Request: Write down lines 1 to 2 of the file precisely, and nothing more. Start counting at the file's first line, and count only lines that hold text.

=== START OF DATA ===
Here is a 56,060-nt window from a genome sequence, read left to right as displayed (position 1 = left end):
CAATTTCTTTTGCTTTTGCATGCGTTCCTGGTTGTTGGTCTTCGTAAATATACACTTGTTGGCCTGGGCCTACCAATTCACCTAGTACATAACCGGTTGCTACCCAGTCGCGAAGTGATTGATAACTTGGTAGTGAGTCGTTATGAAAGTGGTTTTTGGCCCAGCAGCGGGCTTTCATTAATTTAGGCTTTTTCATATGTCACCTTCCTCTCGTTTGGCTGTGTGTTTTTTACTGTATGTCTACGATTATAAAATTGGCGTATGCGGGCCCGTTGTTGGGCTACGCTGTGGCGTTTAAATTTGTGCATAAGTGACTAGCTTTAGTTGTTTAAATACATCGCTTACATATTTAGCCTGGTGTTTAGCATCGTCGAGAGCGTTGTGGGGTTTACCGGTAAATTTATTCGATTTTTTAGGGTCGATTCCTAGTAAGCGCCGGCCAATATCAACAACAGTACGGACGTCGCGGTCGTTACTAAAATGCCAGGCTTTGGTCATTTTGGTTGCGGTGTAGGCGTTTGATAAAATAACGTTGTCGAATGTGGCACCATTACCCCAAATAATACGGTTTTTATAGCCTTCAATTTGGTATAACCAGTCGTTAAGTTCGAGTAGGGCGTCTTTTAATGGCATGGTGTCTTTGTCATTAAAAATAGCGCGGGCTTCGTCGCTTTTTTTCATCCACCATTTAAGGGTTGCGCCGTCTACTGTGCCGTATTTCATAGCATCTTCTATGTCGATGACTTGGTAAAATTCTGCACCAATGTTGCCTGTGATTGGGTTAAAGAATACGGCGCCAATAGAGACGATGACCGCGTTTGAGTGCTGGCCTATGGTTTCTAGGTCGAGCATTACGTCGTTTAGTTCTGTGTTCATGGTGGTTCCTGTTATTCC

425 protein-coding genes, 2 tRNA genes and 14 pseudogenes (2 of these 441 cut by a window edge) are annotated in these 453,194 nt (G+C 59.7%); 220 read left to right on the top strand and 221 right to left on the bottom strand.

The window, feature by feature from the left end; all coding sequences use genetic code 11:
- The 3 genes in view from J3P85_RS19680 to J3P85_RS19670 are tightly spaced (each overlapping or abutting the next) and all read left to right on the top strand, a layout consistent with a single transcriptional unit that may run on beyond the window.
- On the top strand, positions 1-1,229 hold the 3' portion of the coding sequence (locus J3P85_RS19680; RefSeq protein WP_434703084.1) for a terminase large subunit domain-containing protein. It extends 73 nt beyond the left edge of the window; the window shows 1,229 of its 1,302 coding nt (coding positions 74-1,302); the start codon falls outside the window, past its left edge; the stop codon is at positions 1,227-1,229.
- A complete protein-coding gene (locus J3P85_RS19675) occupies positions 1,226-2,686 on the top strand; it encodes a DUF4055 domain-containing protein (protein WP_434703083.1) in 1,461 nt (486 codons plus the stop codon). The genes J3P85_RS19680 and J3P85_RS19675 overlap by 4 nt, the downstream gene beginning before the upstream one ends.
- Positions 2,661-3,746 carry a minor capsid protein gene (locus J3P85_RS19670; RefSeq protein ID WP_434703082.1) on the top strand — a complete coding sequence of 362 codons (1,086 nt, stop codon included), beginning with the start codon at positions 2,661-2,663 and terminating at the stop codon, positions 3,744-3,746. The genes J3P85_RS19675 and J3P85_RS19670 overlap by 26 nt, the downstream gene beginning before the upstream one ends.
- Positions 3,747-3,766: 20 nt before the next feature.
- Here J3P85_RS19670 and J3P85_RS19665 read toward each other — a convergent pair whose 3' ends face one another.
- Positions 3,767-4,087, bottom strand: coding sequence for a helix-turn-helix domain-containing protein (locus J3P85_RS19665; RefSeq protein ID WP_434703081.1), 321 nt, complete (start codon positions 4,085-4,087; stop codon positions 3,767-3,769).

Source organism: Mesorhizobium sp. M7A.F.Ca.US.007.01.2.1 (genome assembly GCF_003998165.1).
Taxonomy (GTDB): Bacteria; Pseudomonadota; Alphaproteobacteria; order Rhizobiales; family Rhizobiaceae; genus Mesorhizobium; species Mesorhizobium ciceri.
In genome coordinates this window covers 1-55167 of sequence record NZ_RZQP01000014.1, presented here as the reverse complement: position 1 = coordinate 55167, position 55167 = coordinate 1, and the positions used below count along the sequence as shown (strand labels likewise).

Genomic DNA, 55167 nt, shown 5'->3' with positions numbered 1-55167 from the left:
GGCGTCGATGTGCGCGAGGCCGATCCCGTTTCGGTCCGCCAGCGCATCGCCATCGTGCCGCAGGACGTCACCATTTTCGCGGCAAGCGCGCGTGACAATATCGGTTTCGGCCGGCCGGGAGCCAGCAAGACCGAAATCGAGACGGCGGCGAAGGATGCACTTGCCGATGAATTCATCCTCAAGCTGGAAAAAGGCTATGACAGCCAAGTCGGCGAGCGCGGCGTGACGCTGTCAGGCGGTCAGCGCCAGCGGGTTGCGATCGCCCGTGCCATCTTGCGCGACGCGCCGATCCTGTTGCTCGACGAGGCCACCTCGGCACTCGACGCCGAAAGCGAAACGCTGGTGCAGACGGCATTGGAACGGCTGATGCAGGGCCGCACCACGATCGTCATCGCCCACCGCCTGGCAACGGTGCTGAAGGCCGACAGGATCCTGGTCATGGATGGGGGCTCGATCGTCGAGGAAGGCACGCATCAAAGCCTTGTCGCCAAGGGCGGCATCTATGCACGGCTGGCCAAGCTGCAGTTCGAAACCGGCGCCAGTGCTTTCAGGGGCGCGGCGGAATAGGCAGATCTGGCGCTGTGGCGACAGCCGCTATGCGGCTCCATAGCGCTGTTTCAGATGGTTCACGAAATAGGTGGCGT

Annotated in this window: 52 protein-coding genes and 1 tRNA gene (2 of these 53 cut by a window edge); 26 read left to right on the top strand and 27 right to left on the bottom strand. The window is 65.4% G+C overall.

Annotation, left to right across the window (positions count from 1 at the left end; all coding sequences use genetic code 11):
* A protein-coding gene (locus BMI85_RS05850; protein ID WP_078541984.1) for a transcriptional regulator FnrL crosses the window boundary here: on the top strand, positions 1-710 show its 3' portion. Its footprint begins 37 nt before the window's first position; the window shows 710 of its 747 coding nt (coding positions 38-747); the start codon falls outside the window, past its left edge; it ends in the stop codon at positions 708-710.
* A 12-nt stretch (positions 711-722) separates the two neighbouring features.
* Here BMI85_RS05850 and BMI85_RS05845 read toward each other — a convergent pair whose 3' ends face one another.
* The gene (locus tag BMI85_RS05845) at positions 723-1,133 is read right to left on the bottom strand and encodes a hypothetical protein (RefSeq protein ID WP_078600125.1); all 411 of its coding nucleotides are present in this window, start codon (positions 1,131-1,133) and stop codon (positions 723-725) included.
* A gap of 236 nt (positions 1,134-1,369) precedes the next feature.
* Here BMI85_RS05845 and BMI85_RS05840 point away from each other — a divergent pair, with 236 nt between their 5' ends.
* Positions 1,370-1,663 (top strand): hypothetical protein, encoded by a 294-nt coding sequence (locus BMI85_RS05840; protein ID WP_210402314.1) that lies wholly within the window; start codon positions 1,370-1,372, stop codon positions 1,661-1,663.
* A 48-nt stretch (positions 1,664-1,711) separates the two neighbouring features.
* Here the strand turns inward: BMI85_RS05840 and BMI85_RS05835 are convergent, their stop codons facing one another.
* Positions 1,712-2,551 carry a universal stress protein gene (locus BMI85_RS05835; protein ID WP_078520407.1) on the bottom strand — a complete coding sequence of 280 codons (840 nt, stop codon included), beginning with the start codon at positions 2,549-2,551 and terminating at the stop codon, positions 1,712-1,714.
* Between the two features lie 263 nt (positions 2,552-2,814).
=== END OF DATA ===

Here is a 56,060-nt window from a genome sequence, read left to right as displayed (position 1 = left end):
CAATTTCTTTTGCTTTTGCATGCGTTCCTGGTTGTTGGTCTTCGTAAATATACACTTGTTGGCCTGGGCCTACCAATTCACCTAGTACATAACCGGTTGCTACCCAGTCGCGAAGTGATTGATAACTTGGTAGTGAGTCGTTATGAAAGTGGTTTTTGGCCCAGCAGCGGGCTTTCATTAATTTAGGCTTTTTCATATGTCACCTTCCTCTCGTTTGGCTGTGTGTTTTTTACTGTATGTCTACGATTATAAAATTGGCGTATGCGGGCCCGTTGTTGGGCTACGCTGTGGCGTTTAAATTTGTGCATAAGTGACTAGCTTTAGTTGTTTAAATACATCGCTTACATATTTAGCCTGGTGTTTAGCATCGTCGAGAGCGTTGTGGGGTTTACCGGTAAATTTATTCGATTTTTTAGGGTCGATTCCTAGTAAGCGCCGGCCAATATCAACAACAGTACGGACGTCGCGGTCGTTACTAAAATGCCAGGCTTTGGTCATTTTGGTTGCGGTGTAGGCGTTTGATAAAATAACGTTGTCGAATGTGGCACCATTACCCCAAATAATACGGTTTTTATAGCCTTCAATTTGGTATAACCAGTCGTTAAGTTCGAGTAGGGCGTCTTTTAATGGCATGGTGTCTTTGTCATTAAAAATAGCGCGGGCTTCGTCGCTTTTTTTCATCCACCATTTAAGGGTTGCGCCGTCTACTGTGCCGTATTTCATAGCATCTTCTATGTCGATGACTTGGTAAAATTCTGCACCAATGTTGCCTGTGATTGGGTTAAAGAATACGGCGCCAATAGAGACGATGACCGCGTTTGAGTGCTGGCCTATGGTTTCTAGGTCGAGCATTACGTCGTTTAGTTCTGTGTTCATGGTGGTTCCTGTTATTCC